I want to know if you can confirm that and what the other symptoms are and also given that you are a public health medical director for your area, what do you think about the fact that this nurse, Amber Vinson, who had just been taking care of a patient with Ebola, flew to Cleveland, and if you had been asked, would you allow a patient to get on a commercial airline flight.
ERME: I think one of the things, you look at the guidance that we had before, look at what the cut-off for the temperature was and initially it was 101.5. They put it down to 100.4 and her temperature was even below that.
And we know that people can run a low -- a 99.5 and some people may actually not be far from normal. So I think that just looking at the compilation of a number of interviews with her that had a higher suspicion that maybe we ought to move backwards.
As we all know with people that everybody doesn't show the same set of symptoms or even the same intensity of symptoms. So while we may not have considered the nonspecific subtle symptoms in the past, I think in this case they are actually looking at that as a factor for increasing the pool of potential contacts.
BURNETT: All right, Dr. Erme, thank you very much from both of us. We appreciate your time. And just to clarify for our viewers, our understanding is that all of those who had been treating Thomas Eric Duncan had been told to not to go to work and to avoid public transit whether they had symptoms or not.
OUTFRONT next, as a hospital official admitted to multiple mistakes in handling Ebola cases, a nurse at Texas Presbyterian says the hospital did not protect its staff.
And the head of the CDC today grilled by Congress calls for his resignation are growing, does he have a handle on the crisis now.
And they are calling this guy, the "Clipboard man." He was feet away from Ebola patient, Amber Vinson, but he was the only one not wearing anything but his regular street clothes.
BURNETT: Breaking news, the second nurse diagnosed with Ebola may have been sick for days before it was reported. The CDC says Amber Vinson may have had symptoms of Ebola as early last Friday, four days before she went to the hospital.
That change in timeline means hundreds more could have been exposed to Ebola. On Friday, Vinson flew from Dallas to Cleveland. On Monday, she flew from Cleveland to Dallas. Both planes full of passengers.
Officials are now reportedly trying to contact everyone who was on those planes. And what is disturbing is that officials still don't know how the two infected nurses got Ebola in the first place, frightening when there are 74 other Dallas health care workers, who treated Thomas Eric Duncan.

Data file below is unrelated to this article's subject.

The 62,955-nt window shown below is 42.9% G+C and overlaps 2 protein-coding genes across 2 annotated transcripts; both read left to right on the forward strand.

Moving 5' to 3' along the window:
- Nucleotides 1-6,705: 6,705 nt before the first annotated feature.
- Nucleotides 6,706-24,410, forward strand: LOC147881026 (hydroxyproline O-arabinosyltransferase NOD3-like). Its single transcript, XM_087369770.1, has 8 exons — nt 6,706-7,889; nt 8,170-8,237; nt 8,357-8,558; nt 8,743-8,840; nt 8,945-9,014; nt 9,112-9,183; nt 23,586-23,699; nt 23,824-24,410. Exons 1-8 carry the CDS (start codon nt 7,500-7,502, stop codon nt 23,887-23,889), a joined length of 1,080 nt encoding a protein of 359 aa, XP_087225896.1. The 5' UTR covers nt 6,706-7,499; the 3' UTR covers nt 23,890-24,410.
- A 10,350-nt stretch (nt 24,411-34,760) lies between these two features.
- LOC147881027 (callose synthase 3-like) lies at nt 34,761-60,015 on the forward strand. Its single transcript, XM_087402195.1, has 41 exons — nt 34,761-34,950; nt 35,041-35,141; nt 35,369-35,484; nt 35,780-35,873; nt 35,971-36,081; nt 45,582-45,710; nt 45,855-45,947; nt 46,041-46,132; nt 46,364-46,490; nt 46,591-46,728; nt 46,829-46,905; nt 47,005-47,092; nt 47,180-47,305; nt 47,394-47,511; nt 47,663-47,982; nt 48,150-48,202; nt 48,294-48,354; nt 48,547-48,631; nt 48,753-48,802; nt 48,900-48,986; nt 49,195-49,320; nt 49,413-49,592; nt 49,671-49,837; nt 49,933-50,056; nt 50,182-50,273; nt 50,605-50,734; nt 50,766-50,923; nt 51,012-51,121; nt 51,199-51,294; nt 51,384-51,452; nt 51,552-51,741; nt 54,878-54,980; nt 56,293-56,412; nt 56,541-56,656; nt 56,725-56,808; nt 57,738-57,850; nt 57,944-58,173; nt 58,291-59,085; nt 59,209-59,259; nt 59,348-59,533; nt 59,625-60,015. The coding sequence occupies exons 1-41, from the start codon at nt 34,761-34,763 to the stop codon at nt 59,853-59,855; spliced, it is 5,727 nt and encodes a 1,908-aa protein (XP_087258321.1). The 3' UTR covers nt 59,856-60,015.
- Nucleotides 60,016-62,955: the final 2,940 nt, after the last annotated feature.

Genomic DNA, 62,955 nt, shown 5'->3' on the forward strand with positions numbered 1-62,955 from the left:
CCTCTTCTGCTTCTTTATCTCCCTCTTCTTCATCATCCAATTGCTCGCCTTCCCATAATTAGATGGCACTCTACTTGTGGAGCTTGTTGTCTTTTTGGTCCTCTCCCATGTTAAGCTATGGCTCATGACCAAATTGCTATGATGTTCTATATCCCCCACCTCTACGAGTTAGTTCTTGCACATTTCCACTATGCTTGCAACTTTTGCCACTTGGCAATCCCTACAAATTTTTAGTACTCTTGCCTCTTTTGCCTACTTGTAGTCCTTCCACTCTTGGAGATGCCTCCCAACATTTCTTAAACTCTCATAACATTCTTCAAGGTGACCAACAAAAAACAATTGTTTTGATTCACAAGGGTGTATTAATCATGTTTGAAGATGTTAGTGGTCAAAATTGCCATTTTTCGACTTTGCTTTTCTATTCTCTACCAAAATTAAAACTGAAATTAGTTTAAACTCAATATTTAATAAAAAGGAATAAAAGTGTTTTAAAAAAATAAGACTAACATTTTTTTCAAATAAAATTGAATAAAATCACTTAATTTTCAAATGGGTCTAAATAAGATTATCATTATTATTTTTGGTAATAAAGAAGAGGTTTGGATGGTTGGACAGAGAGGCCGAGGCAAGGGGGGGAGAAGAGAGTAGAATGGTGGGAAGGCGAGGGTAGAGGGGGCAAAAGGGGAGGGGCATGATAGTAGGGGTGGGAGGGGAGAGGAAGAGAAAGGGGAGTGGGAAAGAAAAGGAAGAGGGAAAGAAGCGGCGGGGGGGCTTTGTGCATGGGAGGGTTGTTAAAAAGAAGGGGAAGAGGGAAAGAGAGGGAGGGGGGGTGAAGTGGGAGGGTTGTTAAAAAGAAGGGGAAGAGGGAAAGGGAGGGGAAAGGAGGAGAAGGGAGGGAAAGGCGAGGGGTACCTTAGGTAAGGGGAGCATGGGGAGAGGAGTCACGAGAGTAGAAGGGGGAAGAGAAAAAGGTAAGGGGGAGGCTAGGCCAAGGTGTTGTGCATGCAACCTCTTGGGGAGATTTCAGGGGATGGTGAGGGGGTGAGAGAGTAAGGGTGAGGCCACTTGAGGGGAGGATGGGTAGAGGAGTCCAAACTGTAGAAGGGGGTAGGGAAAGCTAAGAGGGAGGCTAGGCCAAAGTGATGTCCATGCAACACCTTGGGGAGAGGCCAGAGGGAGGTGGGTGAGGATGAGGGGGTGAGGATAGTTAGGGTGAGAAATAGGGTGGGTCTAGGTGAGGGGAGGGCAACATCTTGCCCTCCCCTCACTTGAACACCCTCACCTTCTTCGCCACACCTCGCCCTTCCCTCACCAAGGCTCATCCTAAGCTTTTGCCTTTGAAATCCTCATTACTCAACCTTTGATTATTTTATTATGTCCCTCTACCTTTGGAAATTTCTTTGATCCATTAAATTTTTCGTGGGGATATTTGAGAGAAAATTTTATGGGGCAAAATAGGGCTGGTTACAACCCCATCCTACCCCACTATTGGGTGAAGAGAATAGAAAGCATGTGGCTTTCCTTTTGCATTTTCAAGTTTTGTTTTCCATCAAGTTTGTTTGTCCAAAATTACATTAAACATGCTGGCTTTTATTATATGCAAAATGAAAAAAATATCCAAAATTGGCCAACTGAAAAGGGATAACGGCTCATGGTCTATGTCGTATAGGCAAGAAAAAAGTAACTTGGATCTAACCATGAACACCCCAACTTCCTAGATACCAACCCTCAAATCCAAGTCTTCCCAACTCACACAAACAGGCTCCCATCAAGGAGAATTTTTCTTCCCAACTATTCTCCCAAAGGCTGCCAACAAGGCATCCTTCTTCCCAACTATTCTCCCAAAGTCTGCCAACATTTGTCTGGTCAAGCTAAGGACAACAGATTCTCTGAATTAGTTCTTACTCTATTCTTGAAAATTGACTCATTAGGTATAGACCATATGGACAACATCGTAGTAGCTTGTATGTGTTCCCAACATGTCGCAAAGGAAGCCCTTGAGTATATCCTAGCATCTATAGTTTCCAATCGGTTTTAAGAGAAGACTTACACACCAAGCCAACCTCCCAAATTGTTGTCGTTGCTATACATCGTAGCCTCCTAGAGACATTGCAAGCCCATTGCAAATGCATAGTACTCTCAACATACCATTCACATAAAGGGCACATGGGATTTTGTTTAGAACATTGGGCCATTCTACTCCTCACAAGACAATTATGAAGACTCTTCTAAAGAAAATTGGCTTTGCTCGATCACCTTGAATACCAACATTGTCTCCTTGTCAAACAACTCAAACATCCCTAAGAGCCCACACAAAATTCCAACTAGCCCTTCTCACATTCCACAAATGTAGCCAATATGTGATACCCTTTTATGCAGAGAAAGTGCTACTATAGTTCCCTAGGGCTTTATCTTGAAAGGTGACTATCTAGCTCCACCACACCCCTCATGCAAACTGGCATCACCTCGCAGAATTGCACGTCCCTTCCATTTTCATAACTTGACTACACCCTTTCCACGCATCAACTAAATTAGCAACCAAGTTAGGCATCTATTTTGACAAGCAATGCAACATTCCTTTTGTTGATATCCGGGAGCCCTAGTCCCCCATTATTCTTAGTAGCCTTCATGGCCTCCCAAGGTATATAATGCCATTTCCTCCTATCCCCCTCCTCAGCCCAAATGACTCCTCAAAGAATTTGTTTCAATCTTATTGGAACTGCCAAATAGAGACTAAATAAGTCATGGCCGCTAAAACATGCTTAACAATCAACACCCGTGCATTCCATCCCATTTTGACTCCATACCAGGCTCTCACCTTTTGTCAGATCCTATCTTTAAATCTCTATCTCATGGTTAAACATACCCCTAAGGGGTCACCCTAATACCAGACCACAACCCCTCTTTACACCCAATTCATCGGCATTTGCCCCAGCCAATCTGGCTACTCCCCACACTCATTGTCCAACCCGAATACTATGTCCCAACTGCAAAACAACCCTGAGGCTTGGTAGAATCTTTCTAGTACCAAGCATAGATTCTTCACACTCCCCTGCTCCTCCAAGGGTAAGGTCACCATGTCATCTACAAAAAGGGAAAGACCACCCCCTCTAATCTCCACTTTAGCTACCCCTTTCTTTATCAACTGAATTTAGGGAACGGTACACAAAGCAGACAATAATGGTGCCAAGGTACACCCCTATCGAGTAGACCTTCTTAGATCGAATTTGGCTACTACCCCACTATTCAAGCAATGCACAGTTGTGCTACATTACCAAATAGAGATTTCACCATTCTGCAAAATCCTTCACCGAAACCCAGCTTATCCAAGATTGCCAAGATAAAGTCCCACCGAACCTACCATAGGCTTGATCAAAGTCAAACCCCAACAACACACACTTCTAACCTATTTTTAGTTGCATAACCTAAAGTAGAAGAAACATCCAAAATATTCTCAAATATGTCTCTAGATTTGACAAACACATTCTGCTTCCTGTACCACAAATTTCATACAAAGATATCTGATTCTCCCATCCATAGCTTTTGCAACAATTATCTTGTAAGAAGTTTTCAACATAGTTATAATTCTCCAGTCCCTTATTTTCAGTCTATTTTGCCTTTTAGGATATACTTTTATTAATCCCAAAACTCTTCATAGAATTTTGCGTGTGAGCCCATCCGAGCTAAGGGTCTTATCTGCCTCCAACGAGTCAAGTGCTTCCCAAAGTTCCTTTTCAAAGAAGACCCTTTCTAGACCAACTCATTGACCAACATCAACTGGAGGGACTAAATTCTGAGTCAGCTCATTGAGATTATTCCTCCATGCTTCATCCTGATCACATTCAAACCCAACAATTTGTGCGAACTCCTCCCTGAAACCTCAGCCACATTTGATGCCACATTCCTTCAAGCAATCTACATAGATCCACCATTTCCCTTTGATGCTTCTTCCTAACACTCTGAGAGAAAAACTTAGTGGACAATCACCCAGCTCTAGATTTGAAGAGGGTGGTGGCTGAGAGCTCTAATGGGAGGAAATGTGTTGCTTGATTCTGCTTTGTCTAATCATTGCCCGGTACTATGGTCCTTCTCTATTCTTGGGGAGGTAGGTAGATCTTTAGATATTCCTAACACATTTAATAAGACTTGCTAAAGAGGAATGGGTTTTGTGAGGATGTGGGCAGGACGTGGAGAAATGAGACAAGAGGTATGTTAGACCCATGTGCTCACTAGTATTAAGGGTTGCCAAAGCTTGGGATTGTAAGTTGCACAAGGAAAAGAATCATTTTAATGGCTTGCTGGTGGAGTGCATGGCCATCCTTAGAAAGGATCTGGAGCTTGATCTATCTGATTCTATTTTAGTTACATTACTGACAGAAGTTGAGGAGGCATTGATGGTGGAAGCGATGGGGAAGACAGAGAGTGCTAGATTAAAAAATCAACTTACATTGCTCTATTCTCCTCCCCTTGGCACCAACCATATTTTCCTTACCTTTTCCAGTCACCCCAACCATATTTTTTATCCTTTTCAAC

The mayor of Dallas he says he expects more of them to contract Ebola. Tonight, another nurse is claiming the Texas hospital where this happened. Ed Lavandera is OUTFRONT.
ED LAVANDERA, CNN CORRESPONDENT (voice-over): Texas Health Presbyterian Hospital has operated in Dallas for nearly 50 years. It is a fixture in the medical community, but inside of the hospital, it is a more dire scene.
The hospital has almost 900 beds and only 300 are filled. A CDC doctor inside of the hospital this week tells CNN, people are scared to go there. They are having a rough time. I hope they make it through this.
This comes as one of the hospital own nurses is now criticizing the way health care workers were prepared to treat Ebola patient, Thomas Eric Duncan.
BRIANNA AGUIRRE, NURSE, TEXAS HEALTH PRESBYTERIAN: There was no special precautions other than what we know in the medical industry to be basic contact precautions and droplet precautions. There was no special gear. We were unprepared in the sense that we did not know what to do with his lab specimens. They were mishandled and that is what the lab technician told me and it was just a little chaotic scene.
LAVANDERA: Texas Health Presbyterian officials are pushing back on allegations they didn't properly protect the health care workers. The official say CDC guidelines followed and when updates were issued, the hospital says it made the necessary changes. But that hospital executive also offered an apology about the way it handled the first Ebola patient's diagnosis.
DR. DANIEL VARGA, TEXAS HEALTH RESOURCES: We made mistakes. We did not correctly diagnose his symptoms as those of Ebola and we are deeply sorry.